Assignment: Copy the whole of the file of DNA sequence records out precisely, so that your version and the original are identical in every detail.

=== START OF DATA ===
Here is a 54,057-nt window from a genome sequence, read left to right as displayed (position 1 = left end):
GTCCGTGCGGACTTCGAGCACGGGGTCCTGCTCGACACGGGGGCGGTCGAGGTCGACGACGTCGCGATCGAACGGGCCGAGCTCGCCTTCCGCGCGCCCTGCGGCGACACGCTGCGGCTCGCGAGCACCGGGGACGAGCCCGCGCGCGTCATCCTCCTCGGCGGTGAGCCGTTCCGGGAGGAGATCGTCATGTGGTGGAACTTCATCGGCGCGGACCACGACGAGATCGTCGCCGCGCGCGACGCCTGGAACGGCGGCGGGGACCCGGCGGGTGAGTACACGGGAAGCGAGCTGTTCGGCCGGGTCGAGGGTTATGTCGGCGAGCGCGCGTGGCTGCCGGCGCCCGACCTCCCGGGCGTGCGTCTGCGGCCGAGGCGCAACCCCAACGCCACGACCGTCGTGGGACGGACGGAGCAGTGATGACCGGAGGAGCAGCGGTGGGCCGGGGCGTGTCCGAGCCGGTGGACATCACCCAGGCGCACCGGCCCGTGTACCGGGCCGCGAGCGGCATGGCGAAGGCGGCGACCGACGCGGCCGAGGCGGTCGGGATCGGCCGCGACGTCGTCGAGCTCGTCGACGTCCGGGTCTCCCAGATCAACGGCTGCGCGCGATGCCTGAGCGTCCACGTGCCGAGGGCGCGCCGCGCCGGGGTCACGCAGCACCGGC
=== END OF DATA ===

Here is a 54,057-nt window from a genome sequence, read left to right as displayed (position 1 = left end):
GTCCGTGCGGACTTCGAGCACGGGGTCCTGCTCGACACGGGGGCGGTCGAGGTCGACGACGTCGCGATCGAACGGGCCGAGCTCGCCTTCCGCGCGCCCTGCGGCGACACGCTGCGGCTCGCGAGCACCGGGGACGAGCCCGCGCGCGTCATCCTCCTCGGCGGTGAGCCGTTCCGGGAGGAGATCGTCATGTGGTGGAACTTCATCGGCGCGGACCACGACGAGATCGTCGCCGCGCGCGACGCCTGGAACGGCGGCGGGGACCCGGCGGGTGAGTACACGGGAAGCGAGCTGTTCGGCCGGGTCGAGGGTTATGTCGGCGAGCGCGCGTGGCTGCCGGCGCCCGACCTCCCGGGCGTGCGTCTGCGGCCGAGGCGCAACCCCAACGCCACGACCGTCGTGGGACGGACGGAGCAGTGATGACCGGAGGAGCAGCGGTGGGCCGGGGCGTGTCCGAGCCGGTGGACATCACCCAGGCGCACCGGCCCGTGTACCGGGCCGCGAGCGGCATGGCGAAGGCGGCGACCGACGCGGCCGAGGCGGTCGGGATCGGCCGCGACGTCGTCGAGCTCGTCGACGTCCGGGTCTCCCAGATCAACGGCTGCGCGCGATGCCTGAGCGTCCACGTGCCGAGGGCGCGCCGCGCCGGGGTCACGCAGCACCGGC